In the past I’ve blogged about many compounds that have been used for murder or been used as wartime bio-weapons. One of the common denominators of these lethal compounds is that many were first developed as pesticides and used for that purpose until the lethal effects to humans were realized.
One such chemical is dieldrin, an organochloride compound originally produced by a Denver, Colorado company in 1948. The product was marketed as an alternative to DDT and was widely used during the 1950s and into the 1970s as an insecticide on corn and cotton plants.
It was banned for that specific use in 1974 (and for all pesticide use by the mid-1980s) due to its harmful environmental impact and human health concerns. In the United States, dieldrin was the second most common pesticide detected in US pasteurized milk.
Chronic exposure to low and moderate levels of dieldrin can cause headaches, dizziness, vomiting, irritability and eventually can lead to spastic muscle movements. Health problems linked to this chemical include Parkinson’s disease, breast cancer as well as damage to the immune, reproductive and nervous systems.
Presently, many countries across the world have banned dieldrin’s use. However, the lethal effects of this substance have been linked to murders in and around the 21st century. An upstate New York gardener who strangled and raped a fourteen-year-old girl was convicted and sent to prison for his crimes, but in repeated appeals he continued to blame exposure to dieldrin as the cause of his episodes of mania and his depraved acts on the young girl.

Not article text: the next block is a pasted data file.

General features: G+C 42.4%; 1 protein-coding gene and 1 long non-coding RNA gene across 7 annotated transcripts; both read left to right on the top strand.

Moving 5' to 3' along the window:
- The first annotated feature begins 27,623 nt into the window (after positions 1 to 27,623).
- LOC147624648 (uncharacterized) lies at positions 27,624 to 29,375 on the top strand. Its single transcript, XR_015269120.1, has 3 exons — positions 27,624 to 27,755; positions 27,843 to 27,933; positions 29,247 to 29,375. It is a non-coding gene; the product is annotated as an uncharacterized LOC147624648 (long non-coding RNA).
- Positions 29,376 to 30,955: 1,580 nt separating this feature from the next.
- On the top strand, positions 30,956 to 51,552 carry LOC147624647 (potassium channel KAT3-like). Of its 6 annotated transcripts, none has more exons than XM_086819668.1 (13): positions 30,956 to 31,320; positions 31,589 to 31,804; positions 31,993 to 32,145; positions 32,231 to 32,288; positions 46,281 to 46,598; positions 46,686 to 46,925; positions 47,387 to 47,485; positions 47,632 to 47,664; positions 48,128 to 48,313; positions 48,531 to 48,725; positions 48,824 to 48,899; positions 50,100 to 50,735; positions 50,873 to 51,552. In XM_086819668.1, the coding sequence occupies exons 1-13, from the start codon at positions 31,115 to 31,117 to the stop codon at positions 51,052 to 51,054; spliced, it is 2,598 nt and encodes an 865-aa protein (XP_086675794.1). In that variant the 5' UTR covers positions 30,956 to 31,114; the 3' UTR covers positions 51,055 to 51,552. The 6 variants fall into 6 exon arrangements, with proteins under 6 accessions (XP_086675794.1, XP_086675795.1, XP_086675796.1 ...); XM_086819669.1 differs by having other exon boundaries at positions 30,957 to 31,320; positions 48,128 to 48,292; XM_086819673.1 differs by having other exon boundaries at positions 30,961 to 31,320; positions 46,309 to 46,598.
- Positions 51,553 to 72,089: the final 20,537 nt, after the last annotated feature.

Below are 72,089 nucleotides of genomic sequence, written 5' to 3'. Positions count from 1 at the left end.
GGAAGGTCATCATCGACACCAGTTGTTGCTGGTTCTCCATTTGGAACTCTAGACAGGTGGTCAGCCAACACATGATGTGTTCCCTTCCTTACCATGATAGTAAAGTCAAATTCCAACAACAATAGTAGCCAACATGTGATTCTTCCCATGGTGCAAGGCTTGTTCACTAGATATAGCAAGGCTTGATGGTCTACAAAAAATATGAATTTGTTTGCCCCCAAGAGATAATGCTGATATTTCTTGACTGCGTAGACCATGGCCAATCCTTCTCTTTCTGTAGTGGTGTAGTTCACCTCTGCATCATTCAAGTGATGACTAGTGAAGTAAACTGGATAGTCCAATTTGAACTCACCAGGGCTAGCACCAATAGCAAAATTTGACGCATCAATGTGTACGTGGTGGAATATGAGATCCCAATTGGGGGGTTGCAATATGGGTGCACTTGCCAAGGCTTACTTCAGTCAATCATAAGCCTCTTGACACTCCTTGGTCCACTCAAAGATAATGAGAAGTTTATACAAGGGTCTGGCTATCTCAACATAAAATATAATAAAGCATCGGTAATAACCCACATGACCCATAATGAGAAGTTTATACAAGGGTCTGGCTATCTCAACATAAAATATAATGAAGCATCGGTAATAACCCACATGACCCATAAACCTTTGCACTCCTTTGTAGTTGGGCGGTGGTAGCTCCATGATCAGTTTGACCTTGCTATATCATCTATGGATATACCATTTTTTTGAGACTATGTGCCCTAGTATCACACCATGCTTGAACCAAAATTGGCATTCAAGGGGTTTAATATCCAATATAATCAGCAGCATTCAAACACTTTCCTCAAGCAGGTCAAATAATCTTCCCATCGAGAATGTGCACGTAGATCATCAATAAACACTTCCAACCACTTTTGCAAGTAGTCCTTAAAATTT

An episode of Law and Order: SVU, which originally aired in November 2006, contained an interesting plot of adultery that evolved into murder in which the killer used dieldrin as the poison.
Dieldrin is a white powder with a mild odor. Technical grade dieldrin is a tan powder. Neither form is soluble in water, but the chemical is readily absorbed by inhalation, ingestion or via contact with skin. Much of the chemical is metabolized and eliminated by the human body. A clinically significant portion is stored in fat cells, however, and accumulation in the body creates the toxic effects.
The substance is an extremely stable organic compound and does not break down easily and kills via bioaccumulation—the progressive increase in the amount of toxic substance in an organism that occurs because the rate of intake exceeds the organism’s ability to remove the chemical from the body.
Since dieldrin strongly adheres to soil and resists breakdown, it continues to be an environmental contaminant and enters many lakes, ponds and streams due to soil runoff.
Dieldrin presents an interesting opportunity for fiction writers—from environmental contaminant plots with conflicts against the mega chemical industry to murder mystery plots using old dieldrin found in the storage shed of vintage homes. Research dieldrin, my writer friends, and let your imagination run wild!
Thoughts? Comments? I’d love to hear them!
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